4 years ago

Sink or swim? Vertical movement and nutrient storage in phytoplankton

Sink or swim? Vertical movement and nutrient storage in phytoplankton
A simulation model of vertically migrating phytoplankton is presented, using a Lagrangian, individual-based computational approach. Algal cells acquire and store nutrient at the bottom of the habitat, using stored nutrient to grow while in shallower waters. Stored nutrient also governs movement: cells sink when their nutrient quota falls below a threshold; otherwise they rise (or at least sink more slowly). Although the bottom of the habitat provides the growth-limiting nutrient, it also entails a risk of mortality. For a parameter set representing phosphorus-limited algae with a fixed nutrient storage capacity, neither continual sinking nor continual rising are optimal strategies. Instead, an adaptive dynamics approach suggests there is an optimal movement strategy in which cells rise when their storage capacity is partially filled, and otherwise sink. When the movement strategy is fixed in such a way and storage capacity is free to evolve, storage capacity approaches an optimal value several times higher than the minimal quota permitting population growth. Vertical movement and nutrient storage affect the vertical distribution of total nutrient. When cells always sink, total nutrient declines exponentially from the nutrient source at the bottom to a surface minimum. When cells always rise, there is a peak of total nutrient at the bottom, and another at the surface, with a minimum between. When cells move optimally, the vertical distribution of total nutrient can be close to uniform, or have a peak at mid-depth.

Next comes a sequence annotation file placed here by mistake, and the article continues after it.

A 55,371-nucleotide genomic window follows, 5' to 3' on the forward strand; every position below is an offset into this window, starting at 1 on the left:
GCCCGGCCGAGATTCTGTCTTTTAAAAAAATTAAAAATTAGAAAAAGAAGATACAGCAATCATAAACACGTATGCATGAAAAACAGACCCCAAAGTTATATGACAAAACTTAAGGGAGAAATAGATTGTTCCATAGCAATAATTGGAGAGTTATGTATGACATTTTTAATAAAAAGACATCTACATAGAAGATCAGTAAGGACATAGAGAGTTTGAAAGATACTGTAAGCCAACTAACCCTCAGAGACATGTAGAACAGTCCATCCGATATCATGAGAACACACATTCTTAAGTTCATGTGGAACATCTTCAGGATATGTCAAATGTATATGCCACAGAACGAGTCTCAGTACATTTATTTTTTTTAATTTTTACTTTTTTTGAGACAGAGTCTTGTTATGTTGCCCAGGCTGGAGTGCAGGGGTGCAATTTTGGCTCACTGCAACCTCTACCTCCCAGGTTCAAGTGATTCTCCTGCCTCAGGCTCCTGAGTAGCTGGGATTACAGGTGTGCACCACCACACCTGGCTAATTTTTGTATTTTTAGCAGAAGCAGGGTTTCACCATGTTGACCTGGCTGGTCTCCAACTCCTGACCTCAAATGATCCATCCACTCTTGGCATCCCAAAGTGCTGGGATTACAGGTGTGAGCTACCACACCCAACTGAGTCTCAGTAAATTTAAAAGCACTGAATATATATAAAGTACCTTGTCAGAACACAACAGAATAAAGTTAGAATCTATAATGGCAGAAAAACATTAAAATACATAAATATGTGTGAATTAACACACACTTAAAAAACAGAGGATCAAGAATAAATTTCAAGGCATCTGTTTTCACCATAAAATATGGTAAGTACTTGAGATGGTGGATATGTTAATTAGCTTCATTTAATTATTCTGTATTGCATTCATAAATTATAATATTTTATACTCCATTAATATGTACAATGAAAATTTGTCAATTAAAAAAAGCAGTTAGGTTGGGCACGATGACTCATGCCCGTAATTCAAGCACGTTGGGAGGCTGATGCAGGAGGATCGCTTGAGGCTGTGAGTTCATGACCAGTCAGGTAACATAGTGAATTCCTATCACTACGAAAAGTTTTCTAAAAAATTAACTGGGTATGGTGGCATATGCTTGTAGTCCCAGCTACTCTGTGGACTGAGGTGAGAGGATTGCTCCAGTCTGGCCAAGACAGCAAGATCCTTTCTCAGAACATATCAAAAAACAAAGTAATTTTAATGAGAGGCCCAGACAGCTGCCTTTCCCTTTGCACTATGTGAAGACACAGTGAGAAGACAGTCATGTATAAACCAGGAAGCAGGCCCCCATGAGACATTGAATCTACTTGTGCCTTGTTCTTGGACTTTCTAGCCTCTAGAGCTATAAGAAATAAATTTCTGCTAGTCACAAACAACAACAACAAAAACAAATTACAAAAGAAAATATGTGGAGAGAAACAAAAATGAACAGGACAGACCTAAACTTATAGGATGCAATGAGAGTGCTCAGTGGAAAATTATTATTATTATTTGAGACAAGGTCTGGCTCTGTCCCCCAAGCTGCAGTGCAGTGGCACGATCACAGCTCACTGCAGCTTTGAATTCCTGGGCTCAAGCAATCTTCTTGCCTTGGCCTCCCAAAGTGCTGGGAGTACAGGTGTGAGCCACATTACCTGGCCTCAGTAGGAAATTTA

Publisher URL: www.sciencedirect.com/science

DOI: S0022519317303788

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